Networking

The best way to find work in any field is to use a little inside knowledge and get some help from those people already doing what you want to do. This used to be hard work, but today you can simply get online and get networking.

We’d recommend LinkedIn to anyone looking to do some professional networking; join UX groups and join the conversation. Don’t just jump in and ask for work—demonstrate your value first and help people, and look for work only after you’ve built relationships.

The Interaction Design Foundation also offers networking opportunities to both members and non-members. Our members are able to carry out highly specific networking through pre-designed forums that allow for collaboration between large groups of designers. Both members and non-members can also attend our local groups’ community events, which are completely free to attend. You can find out more about the local groups here.

You could also think about getting involved with the design community’s leadership by interacting with them on social media. We’ve provided a list of twenty great designers here that you can interact with online; you can expand that list as much as you like with a little Google work.

Mentoring and Feedback

We’ve found that you can make a career change more easily if you can find someone to mentor you and provide feedback on your efforts. You can, of course, source a mentor from your existing professional network if you know someone who is happy to take the role on. If you think that’s not going to work for you, members of the Interaction Design Foundation’s Design League have access our network of UX design experts and see a mentor from that network.

The Take Away

It isn’t difficult to move from web design to UX design. You can build on your existing skills through a process of education and choose the kind of education that suits you best. Thereafter, you can put that learning into practice as a web designer. The good news is you already speak the language of design so once you have a little practice in UX, you’re going to be ready to transition your career into UX design and join the fastest growing part of the design profession in the world today.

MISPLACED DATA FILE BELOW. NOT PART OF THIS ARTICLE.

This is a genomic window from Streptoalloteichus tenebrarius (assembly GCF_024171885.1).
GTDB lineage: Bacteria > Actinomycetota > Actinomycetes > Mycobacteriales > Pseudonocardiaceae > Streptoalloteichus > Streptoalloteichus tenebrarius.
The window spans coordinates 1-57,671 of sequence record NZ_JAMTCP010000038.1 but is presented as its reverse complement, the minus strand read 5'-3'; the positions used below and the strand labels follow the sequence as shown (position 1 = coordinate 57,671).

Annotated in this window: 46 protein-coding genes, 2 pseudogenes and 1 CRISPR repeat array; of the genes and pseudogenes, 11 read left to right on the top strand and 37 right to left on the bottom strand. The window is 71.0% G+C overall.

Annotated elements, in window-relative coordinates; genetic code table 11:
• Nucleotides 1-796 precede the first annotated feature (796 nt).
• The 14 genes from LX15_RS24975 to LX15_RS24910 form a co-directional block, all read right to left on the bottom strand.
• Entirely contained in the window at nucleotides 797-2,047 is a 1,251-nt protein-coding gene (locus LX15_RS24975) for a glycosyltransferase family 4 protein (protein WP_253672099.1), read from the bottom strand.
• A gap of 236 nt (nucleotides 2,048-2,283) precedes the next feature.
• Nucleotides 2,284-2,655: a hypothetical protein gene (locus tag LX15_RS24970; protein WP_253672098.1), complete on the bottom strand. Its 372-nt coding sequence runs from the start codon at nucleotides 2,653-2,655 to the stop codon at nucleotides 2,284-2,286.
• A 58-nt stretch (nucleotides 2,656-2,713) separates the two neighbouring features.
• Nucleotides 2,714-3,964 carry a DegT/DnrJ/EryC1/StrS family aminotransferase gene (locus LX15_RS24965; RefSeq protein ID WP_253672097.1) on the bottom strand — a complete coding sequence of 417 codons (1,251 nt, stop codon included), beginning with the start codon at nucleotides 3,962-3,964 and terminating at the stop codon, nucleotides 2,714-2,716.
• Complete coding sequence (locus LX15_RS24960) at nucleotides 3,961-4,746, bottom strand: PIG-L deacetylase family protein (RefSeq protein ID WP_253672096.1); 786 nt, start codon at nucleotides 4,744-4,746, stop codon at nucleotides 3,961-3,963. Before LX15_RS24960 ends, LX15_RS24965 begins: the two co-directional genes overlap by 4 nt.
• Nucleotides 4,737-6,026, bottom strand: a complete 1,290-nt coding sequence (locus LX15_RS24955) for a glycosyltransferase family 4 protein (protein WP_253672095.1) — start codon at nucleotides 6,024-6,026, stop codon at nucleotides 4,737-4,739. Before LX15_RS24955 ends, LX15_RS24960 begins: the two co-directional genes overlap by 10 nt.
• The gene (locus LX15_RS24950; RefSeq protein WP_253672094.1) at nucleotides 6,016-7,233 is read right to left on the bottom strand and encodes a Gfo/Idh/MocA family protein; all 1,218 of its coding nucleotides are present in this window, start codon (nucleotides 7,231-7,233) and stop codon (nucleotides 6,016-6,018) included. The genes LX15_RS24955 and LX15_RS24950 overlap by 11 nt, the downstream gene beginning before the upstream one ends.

How to Change Your Career from Web Design to UX Design | Interaction Design Foundation

Changing careers isn’t as hard as it’s often made out to be, especially if you’ve got the right resources to help you make the change. For many web designers, now is the perfect time to make the switch into UX design. To start with, there’s the monetary boost that comes with the change in career. According to PayScale, web designers in the US earn an average of $46,000 annually(1), while UX designers on the other hand earn a sizeable $74,000(2). Secondly, job opportunities for UX designers are booming: CNN reports that a total of 3,426,000 UX design jobs will be created in the US alone within the next 10 years(3). Furthermore, UX design is a meaningful job, not only because you get to work on a product from the inside out, but also because—as DMI has shown—UX design makes a significant impact on businesses, with UX design-driven businesses outperforming the S&P index by 228%(4). So, where do you find the right resources to help you make your career change? Why, you’re reading one right now.

What is User Experience and User Experience Design?

To start with, let’s have a brief introduction to what we mean by “User Experience”. Products have users, and the user experience (UX) is simply the experience a user has from using that particular product. So far, so good?

UX design is the art of designing products so that they provide the optimum possible user experience. If this description sounds broad, it’s because the nature of UX design is pretty broad. Building the optimum UX encompasses an understanding of psychology, interaction design, user research, and many other disciplines, but on top of it all is an iterative problem solving process (but more on that later).

Broadly speaking, user experience can be broken down into 3 components: the look, feel, and usability.

The look of a product is about using visuals to create a sense of harmony with the user’s values, and that creates credibility and trust with the user. It’s about creating a product that not only looks nice, but looks right too.

The feel, then, involves making the experience of using a product as pleasant and enjoyable as possible. It’s built by crafting the interactions between the user and the product, as well as the reactions they have when (and after) using the product.